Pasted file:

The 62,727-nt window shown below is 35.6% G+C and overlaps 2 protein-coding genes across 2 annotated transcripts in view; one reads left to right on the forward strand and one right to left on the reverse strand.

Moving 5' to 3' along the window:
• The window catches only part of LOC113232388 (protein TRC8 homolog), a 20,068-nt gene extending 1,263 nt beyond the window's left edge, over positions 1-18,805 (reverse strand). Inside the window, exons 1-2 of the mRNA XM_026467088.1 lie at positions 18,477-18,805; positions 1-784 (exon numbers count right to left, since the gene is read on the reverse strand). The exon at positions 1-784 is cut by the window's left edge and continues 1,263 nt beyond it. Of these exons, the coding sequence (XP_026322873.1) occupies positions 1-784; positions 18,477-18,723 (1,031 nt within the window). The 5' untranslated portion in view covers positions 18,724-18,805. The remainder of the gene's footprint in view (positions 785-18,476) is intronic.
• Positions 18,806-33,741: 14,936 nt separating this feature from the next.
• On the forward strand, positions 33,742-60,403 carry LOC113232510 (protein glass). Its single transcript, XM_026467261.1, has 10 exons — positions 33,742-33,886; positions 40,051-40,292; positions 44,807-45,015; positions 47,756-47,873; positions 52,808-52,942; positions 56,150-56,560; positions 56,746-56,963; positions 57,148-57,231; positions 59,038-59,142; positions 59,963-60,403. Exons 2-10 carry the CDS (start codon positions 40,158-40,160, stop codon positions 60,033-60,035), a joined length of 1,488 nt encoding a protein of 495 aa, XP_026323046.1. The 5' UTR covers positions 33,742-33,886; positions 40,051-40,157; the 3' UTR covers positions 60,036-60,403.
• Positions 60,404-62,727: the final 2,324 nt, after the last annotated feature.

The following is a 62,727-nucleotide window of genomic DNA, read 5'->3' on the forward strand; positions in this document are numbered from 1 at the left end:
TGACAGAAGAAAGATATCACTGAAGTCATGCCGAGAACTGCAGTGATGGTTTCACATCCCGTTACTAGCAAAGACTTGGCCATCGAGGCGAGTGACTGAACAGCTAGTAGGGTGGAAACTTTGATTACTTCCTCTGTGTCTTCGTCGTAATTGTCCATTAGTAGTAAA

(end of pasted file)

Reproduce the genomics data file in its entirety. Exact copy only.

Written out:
The 62,727-nt window shown below is 35.6% G+C and overlaps 2 protein-coding genes across 2 annotated transcripts in view; one reads left to right on the forward strand and one right to left on the reverse strand.

Moving 5' to 3' along the window:
• The window catches only part of LOC113232388 (protein TRC8 homolog), a 20,068-nt gene extending 1,263 nt beyond the window's left edge, over positions 1-18,805 (reverse strand). Inside the window, exons 1-2 of the mRNA XM_026467088.1 lie at positions 18,477-18,805; positions 1-784 (exon numbers count right to left, since the gene is read on the reverse strand). The exon at positions 1-784 is cut by the window's left edge and continues 1,263 nt beyond it. Of these exons, the coding sequence (XP_026322873.1) occupies positions 1-784; positions 18,477-18,723 (1,031 nt within the window). The 5' untranslated portion in view covers positions 18,724-18,805. The remainder of the gene's footprint in view (positions 785-18,476) is intronic.
• Positions 18,806-33,741: 14,936 nt separating this feature from the next.
• On the forward strand, positions 33,742-60,403 carry LOC113232510 (protein glass). Its single transcript, XM_026467261.1, has 10 exons — positions 33,742-33,886; positions 40,051-40,292; positions 44,807-45,015; positions 47,756-47,873; positions 52,808-52,942; positions 56,150-56,560; positions 56,746-56,963; positions 57,148-57,231; positions 59,038-59,142; positions 59,963-60,403. Exons 2-10 carry the CDS (start codon positions 40,158-40,160, stop codon positions 60,033-60,035), a joined length of 1,488 nt encoding a protein of 495 aa, XP_026323046.1. The 5' UTR covers positions 33,742-33,886; positions 40,051-40,157; the 3' UTR covers positions 60,036-60,403.
• Positions 60,404-62,727: the final 2,324 nt, after the last annotated feature.

The following is a 62,727-nucleotide window of genomic DNA, read 5'->3' on the forward strand; positions in this document are numbered from 1 at the left end:
TGACAGAAGAAAGATATCACTGAAGTCATGCCGAGAACTGCAGTGATGGTTTCACATCCCGTTACTAGCAAAGACTTGGCCATCGAGGCGAGTGACTGAACAGCTAGTAGGGTGGAAACTTTGATTACTTCCTCTGTGTCTTCGTCGTAATTGTCCATTAGTAGTAAA